He’d been looking into it further. Turns out… there’s more to the story than you’d think. As he explained to Frontier Tech Investor readers:
Against this background I believe it is no coincidence that the US Navy has clearly stated the footage recorded by Navy pilots of unidentified aerial phenomenon, or what the rest of us call unidentified flying objects (UFOs), are real.
The first video was taken on the USS Nimitz in 2004 but The New York Times published more videos in articles posted in May dating from 2015 and 2017.
Here is a section from a CNN report last week quoting Navy spokesperson Joe Gradisher.
Gradisher said the Navy’s transparency about unidentified aerial phenomena, or UAP, is largely done to encourage trainees to report “incursions” they spot in the airfield, which threaten pilots’ safety.
“This is all about frequent incursions into our training ranges by UAPs,” he said. “Those incursions present a safety hazard to the safe flight of our aviators and the security of our operations.”
The public clips capture just a fraction of the frequent incursions Navy training ranges see, he said.
I’ve bolded the last line above because it is obviously meant for publicity. Let’s think about this for a moment. What are the vehicles being seen in these videos?
If they are drones, they are achieving incredible speed and manoeuvrability with no heat signature. That’s not possible if we consider today’s physics.
Anything moving that quickly becomes subject to thermodynamic heating and would require a propulsion unit putting out significant amounts of energy. Anything travelling that fast leaves a signature like a sonic boom but those have been conspicuously absent from the reports.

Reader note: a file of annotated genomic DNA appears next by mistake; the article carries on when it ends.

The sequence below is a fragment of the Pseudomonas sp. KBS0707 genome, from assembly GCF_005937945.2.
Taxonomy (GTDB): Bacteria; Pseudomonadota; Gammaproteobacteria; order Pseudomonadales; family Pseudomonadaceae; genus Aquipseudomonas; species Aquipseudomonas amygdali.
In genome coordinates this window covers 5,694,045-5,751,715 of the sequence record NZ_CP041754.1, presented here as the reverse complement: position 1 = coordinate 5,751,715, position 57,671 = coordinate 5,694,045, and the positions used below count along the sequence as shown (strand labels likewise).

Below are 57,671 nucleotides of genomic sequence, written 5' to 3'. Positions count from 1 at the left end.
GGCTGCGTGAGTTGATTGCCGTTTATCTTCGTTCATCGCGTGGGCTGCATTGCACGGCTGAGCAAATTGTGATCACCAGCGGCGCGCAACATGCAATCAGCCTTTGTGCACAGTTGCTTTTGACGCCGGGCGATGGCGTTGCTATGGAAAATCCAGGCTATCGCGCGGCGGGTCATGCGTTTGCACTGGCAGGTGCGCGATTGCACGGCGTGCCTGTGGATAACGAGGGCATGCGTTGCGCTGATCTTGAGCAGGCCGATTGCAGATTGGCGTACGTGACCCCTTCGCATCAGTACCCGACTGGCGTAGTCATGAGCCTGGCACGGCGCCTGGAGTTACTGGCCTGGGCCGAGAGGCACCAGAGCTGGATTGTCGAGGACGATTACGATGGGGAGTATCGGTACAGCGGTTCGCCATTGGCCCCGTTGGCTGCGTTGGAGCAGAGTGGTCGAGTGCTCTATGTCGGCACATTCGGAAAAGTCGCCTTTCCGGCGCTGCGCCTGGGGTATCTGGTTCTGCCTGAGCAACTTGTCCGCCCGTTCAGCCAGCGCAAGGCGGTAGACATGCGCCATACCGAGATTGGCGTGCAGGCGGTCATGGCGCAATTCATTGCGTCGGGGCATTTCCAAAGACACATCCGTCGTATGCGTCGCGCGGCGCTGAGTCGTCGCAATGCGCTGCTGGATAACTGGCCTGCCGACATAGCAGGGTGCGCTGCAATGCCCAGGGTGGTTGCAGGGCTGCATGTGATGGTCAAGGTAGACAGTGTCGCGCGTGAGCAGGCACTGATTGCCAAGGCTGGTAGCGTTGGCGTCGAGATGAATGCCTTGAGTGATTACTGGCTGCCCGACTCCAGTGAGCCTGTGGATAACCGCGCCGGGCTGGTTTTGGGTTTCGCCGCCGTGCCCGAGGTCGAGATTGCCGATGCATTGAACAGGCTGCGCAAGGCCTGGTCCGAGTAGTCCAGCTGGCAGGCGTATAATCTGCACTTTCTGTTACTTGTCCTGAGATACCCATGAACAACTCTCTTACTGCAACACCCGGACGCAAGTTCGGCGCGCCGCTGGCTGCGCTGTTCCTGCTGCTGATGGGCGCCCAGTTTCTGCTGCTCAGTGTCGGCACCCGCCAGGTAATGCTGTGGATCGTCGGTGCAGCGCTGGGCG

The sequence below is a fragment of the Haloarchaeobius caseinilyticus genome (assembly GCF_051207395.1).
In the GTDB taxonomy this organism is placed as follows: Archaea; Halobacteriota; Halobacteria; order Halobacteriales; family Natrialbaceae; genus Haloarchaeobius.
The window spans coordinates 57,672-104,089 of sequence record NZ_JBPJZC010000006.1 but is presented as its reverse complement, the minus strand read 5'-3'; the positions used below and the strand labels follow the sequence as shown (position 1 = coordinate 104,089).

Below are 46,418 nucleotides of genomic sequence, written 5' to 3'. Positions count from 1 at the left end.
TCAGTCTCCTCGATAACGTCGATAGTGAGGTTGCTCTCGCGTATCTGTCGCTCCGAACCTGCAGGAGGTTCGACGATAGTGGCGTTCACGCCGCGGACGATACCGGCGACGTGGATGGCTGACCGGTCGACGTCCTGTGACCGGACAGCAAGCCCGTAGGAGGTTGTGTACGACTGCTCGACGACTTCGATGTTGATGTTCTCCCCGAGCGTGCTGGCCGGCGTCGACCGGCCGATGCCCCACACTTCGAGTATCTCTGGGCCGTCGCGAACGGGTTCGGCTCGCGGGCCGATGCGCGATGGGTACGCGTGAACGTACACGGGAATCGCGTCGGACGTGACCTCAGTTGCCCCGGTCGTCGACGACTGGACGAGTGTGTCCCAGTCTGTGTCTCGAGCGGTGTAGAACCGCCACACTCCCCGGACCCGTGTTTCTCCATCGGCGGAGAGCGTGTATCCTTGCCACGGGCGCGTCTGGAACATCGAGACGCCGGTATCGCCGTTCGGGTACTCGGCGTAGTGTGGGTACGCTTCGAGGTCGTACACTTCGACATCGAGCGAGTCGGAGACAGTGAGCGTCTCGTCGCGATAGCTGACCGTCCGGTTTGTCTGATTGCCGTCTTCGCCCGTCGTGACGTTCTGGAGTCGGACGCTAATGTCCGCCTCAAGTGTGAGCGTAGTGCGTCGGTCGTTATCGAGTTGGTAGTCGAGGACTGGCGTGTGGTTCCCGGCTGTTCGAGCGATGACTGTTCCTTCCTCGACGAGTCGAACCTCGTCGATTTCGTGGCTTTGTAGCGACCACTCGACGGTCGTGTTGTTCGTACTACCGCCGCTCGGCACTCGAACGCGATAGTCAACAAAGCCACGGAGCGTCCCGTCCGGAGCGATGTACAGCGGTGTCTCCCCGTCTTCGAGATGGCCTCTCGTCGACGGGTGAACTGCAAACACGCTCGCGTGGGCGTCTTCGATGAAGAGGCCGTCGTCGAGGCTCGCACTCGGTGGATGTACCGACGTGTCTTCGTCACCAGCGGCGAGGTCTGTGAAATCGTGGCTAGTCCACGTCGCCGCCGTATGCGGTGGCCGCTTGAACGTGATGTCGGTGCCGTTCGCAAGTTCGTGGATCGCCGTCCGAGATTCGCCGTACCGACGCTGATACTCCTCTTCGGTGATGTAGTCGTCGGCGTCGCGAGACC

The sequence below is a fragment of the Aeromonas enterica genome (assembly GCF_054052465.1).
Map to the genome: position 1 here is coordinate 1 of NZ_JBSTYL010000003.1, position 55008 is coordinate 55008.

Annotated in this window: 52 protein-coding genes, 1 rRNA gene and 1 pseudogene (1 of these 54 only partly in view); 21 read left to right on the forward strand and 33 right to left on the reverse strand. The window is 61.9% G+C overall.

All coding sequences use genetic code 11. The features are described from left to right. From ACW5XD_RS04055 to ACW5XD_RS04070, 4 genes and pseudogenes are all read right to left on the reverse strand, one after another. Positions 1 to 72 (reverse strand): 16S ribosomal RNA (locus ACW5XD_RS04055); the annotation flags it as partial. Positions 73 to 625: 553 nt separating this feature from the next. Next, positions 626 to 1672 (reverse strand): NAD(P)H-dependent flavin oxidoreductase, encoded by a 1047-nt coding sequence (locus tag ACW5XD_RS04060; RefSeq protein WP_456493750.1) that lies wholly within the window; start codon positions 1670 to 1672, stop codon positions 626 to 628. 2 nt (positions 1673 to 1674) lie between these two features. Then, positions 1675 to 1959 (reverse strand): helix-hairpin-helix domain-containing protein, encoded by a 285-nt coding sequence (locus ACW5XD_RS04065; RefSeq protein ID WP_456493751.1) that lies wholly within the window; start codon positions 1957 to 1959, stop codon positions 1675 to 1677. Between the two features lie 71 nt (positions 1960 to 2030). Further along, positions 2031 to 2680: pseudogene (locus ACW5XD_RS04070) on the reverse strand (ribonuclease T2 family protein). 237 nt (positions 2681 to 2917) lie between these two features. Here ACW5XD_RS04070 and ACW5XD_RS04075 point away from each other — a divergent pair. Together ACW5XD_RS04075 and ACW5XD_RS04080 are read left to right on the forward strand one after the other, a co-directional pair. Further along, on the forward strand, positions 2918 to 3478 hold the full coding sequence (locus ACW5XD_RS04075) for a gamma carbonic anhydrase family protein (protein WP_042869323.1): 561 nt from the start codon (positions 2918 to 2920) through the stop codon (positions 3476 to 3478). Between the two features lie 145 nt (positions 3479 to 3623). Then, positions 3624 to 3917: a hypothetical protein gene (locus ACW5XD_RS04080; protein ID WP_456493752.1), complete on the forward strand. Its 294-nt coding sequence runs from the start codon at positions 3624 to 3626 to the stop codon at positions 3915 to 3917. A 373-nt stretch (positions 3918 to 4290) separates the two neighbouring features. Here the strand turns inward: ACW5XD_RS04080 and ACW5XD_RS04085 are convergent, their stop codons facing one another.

That means they are achieving feats that are impossible based on our knowledge of physics today. As I write this, my mind is on fire with speculation about quantum entanglement and the theories expounded upon in Cixin Liu’s novel The Three-Body Problem but that is all pointless because we have no proof.
So, who built them and who is piloting them? Nobody knows for sure.
It is tempting to think they are evidence of aliens but I have to admit that I am a big proponent of Ockham’s razor: “The simplest solution is most likely the right one.” If something is impossible, it is very unlikely to be true.
Either someone, and these craft only appear to have been seen by US pilots, has advanced technology that is so far ahead of what is possible today as to be unimaginable, or it is fake.
Former US Senator Harry Reid spearheaded the investigation into the sightings and had this to say:
“We don’t have a lot explanation for what they are,” he said. “They can go vertically, horizontally at huge air knots. If you have a jet airplane that goes 700 miles an hour – we’ve only got one going that fast – these things it’s estimated are going 3,000 miles per hour. So try that one on.”
It’s that last figure that caught my attention. Are these hypersonic cruise missiles or some variant there of? That is the closest explanation I can come up with that has some basis in reality but it does not tackle the heat signature problem.
There is another explanation. We already know that the US is engaged in counter intelligence on a massive scale with the Star Wars programme and broke the USSR by fooling it into spending excessively on an impossible goal of first strike space-based weaponry.
I can’t help but think a similar strategy is being deployed today in an attempt to keep China and Russia’s geopolitical competition with the US under check. To me at least that seems like the simplest solution.
Whether it’s all a big bluff to convince the Chinese and Russians that the US has near-alien technology, the investment case all leads back to drones and other airborne weaponry. Which of course was the whole point of Eoin’s recommendation: not just to explain a new trend, but to show you how to invest in it.
We’ll leave it there for today. I don’t think I can write about drones, hypersonic missiles and UFOs without opening the floor for you to reply. If you want to get in touch, I’m all ears on firstname.lastname@example.org.
Publisher, Exponential Investor